Adaptive equipment may also be used to help children engage in daily activities and play. For example, splints and braces hold the arm in place to prevent it from injury. Additionally, adaptive scissors, sports equipment and writing aids can help children enjoy a wide variety of activities.
When the nerves are more severely damaged, or the baby has other physical injuries, experts may recommend hydrotherapy. Hydrotherapy is done in water and is very low-impact on the child’s body. Research shows that hydrotherapy can help children maintain their range of motion in shoulder joints and recover control over their affected arm.
Occupational therapy is recommended for children with mild to moderate Erb’s palsy. This therapy helps children engage in everyday self-care and leisure activities. Occupational therapists are trained to recognize the limitations your child may face in their daily lives and help them develop age-appropriate skills.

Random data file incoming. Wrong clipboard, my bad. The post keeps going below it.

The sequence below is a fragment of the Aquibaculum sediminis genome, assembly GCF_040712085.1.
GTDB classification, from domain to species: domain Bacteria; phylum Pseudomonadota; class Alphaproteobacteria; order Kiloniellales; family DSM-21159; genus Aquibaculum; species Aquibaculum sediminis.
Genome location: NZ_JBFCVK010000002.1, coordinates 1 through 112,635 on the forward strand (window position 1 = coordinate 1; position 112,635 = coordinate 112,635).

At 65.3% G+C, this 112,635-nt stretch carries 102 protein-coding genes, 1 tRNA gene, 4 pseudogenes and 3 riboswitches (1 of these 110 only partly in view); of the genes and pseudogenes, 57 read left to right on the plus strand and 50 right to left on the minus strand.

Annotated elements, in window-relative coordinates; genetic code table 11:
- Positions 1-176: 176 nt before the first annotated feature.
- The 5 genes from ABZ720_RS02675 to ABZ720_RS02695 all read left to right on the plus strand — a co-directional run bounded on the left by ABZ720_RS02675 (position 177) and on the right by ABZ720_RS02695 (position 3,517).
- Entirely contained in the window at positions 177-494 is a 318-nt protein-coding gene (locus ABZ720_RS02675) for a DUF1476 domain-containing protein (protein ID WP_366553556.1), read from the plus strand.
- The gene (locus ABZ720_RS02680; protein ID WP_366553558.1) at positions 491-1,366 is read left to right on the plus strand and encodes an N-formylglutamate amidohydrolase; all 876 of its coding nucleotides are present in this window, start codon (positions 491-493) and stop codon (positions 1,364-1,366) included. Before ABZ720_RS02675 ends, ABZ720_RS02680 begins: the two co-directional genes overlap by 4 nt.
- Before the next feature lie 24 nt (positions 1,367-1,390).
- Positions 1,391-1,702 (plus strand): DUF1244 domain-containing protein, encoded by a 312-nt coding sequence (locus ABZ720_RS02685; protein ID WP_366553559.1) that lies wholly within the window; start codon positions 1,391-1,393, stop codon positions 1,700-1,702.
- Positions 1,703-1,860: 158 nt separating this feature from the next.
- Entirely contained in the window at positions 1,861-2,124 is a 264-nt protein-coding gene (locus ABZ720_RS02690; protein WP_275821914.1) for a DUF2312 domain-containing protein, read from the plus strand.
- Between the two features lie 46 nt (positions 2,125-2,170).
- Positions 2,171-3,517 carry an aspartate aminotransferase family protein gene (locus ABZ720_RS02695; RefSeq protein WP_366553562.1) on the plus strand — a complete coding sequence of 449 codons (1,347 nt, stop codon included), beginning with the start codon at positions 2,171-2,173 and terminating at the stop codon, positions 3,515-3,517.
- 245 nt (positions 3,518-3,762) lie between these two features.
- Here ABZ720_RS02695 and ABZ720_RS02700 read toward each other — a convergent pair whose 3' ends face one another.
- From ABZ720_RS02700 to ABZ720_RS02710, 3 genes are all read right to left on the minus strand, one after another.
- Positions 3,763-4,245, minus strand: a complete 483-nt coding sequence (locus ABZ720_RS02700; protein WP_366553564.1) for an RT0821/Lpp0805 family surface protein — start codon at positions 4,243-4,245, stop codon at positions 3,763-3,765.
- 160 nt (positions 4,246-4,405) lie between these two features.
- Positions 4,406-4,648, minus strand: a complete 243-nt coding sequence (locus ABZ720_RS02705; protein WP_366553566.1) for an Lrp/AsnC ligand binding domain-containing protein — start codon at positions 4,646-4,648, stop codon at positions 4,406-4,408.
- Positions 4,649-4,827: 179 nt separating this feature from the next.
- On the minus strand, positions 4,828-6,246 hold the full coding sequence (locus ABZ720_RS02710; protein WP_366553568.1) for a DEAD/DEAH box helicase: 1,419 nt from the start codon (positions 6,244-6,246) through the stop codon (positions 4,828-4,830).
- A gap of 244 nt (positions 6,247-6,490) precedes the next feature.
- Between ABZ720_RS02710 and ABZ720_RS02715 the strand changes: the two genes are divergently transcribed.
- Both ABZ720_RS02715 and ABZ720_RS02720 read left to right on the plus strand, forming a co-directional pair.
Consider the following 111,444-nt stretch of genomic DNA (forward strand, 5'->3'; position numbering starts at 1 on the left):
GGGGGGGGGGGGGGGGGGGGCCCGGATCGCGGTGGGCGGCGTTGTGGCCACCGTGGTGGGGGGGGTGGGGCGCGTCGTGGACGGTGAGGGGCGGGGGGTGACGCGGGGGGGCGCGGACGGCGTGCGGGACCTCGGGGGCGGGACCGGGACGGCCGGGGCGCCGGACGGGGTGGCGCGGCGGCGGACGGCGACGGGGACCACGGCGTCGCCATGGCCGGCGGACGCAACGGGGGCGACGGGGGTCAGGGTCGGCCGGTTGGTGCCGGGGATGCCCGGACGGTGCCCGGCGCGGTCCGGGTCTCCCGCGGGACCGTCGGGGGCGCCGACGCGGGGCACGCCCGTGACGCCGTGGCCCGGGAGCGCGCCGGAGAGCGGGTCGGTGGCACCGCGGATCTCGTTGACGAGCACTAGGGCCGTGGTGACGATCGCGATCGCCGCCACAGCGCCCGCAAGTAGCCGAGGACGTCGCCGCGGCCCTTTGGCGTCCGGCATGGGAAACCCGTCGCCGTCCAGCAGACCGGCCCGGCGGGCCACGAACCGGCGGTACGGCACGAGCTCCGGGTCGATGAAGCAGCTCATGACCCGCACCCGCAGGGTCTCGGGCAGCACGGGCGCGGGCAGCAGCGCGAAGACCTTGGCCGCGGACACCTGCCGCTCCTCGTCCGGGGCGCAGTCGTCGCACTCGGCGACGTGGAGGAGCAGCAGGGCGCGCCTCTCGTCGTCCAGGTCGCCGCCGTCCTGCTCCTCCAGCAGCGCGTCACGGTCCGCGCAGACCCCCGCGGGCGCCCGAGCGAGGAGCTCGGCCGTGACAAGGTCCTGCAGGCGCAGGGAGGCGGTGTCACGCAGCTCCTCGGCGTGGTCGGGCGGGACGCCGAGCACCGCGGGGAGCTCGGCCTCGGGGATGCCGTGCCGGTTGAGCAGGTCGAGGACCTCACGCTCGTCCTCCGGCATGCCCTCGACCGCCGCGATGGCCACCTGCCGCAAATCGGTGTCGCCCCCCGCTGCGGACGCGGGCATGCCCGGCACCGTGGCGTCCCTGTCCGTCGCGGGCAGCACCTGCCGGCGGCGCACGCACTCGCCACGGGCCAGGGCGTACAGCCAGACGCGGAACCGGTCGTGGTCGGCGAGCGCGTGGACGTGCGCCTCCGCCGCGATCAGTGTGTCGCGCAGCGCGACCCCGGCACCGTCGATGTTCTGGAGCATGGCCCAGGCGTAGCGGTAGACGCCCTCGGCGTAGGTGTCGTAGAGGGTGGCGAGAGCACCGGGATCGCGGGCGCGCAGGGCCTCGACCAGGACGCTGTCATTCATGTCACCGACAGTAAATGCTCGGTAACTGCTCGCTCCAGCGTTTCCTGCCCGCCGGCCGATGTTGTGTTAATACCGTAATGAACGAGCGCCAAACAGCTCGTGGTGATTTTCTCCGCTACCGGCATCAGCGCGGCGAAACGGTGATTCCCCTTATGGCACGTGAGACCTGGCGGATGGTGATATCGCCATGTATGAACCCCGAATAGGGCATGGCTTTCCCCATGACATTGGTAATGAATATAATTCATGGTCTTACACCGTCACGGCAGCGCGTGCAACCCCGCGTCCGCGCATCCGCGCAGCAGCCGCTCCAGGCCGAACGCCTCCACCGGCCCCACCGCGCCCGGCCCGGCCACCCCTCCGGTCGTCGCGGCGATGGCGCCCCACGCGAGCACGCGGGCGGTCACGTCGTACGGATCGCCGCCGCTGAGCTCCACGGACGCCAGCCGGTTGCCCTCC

Massage therapy is used to relax the muscles and increase blood circulation in the affected arm to keep it functioning properly. However, it’s also used on older children and adults to treat pain that results from neck, shoulder or arm tightness.
Neuromuscular Electrical Stimulation
Neuromuscular electrical stimulation (NMES) uses electrodes (electrical conductors) to send a small electrical current to the muscles affected by Erb’s palsy. Electrical currents increase blood flow to the muscles, encourage muscle growth and prevent muscles from becoming permanently weakened. Research suggests that NMES is especially helpful when combined with physical therapy.
Doctors recommend botox therapy when a child’s shoulder joint is tight or sitting in an improper position. Botox is injected into tight muscles by a plastic surgeon or orthopedic surgeon, temporarily paralyzing them so the arm can be positioned correctly. The treatment is not painful and may even relieve your child from discomfort.